Sunday, November 18, 2007

Multiple JVMs in OAS

It may be advantageous, performance-wise, to configure multiple JVMs to run a single JAS instance rather than a single, larger JVM. Server Manager has made it easy to configure and utilize multiple JVMs and enhancements in the 8.97 tools release ensure there are no conflicts with log files.

A multi-JVM configuration allows a single URL to be load balanced onto two or more JVM processes for a single OC4J container. The Apache http server will automatically load balance users onto a particular JVM where their session will remain for the duration of their sign-in. A multi-JVM setup is not a failover clustering configuration; that is, if a JVM were to crash all the user sessions on that JVM will also terminate.

The number of simultaneous JVMs is configured at the OC4J container level. To view or modify the JVM count navigate to the management page for the Oracle Application Server within Server Manager. In the middle of the page you will see a section listing each J2EE container (OC4J instance) within the OAS instance.

Listed next to each OC4J instance is the JVM Processes edit and a list of active JVMs if the container is currently running. To modify the JVM processes edit and save the change. Changes will take effect the next time the container is started. Starting or stopping a JAS instance within server manager starts/stops the corresponding container.

Runtime Metrics

Server Manager will automatically detect the multi-JVM configuration and display all the runtime metrics (user sessions, database caches, et. al) separately for each JVM. Each JVM is assigned, by OAS, a unique JVM identifier. This ID is in the format container_name.group_name.index, where container_name is the name of the OC4J instance, group_name is the name of the OAS defined group to which the container belongs, and index is an integer beginning with 1 and incremented for each JVM started.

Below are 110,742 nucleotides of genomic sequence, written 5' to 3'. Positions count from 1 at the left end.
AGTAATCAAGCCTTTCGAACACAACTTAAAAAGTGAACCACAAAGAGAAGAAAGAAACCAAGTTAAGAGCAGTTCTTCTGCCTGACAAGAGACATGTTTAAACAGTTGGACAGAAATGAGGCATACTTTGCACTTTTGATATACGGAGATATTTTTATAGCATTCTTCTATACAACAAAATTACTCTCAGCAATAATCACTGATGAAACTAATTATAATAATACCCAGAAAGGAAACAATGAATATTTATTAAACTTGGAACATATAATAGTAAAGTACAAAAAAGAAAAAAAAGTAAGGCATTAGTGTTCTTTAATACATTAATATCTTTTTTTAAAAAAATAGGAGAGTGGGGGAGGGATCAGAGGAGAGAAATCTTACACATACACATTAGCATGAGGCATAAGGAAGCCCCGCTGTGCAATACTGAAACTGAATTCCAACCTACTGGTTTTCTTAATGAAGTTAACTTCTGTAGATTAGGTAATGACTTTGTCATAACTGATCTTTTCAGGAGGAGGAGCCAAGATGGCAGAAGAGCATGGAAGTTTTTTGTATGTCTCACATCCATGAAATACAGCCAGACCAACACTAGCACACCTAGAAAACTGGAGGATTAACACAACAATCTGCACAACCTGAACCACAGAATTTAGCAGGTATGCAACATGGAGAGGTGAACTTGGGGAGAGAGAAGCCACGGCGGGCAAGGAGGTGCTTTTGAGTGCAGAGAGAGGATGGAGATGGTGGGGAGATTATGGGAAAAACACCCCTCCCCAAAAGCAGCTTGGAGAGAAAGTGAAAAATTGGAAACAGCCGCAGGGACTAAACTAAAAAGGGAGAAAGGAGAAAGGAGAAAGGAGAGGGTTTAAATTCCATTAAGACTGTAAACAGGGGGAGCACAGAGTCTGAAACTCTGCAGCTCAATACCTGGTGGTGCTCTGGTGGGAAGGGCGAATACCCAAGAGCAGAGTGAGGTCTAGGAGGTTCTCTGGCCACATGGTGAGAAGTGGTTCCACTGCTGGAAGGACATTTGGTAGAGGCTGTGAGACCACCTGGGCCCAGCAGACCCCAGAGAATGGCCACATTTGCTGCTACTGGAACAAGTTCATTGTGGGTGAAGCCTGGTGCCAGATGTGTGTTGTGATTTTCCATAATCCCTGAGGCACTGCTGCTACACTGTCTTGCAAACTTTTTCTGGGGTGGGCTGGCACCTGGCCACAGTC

Shown above is the runtime summary displayed within the management page for a JAS server. It shows the number of active JVMs (2) and the uptime, online users, and login status for each JVM. Selecting a runtime metric, in this case JDBJ Database Caches, will display the metrics separately for each active JVM:


Each JVM will utilize the same configuration files. As such it is not necessary to configure items for each JVM. In fact, it is not possible to configure items separately for each JVM.

Log Files

Since each JVM utilizes the same configuration files, including the file using to configure the E1 logging, creating and writing to the log files would historically conflict in a multi-JVM environment. Tools release 8.97 will now automatically detect a multi-JVM environment and append the JVM ID, described above, into the filename for JVMs with a process index of 2 or greater as shown below:


Multiple JVM configuration is supported only for the EnterpriseOne HTML (JAS) server. Configuring multiple JVMs for the other E1 web products, such as the Transaction Server, PIMSync Server, or Business Services Server is not supported and may cause unpredictable results.

While playing around with this I discovered that making changes to the JVM count on a running container will take effect immediately. That is if you have a container that is configured for a single JVM and change the value to 3 you will see two more java processes appear (after a few minutes). Changing this back to 1 will shut down the additional JVMs. Note: I do not know if it will shut down JVMs with active users on it.

This is pretty cool and can be used to aid a HTML server that is getting overloaded without having to restart it.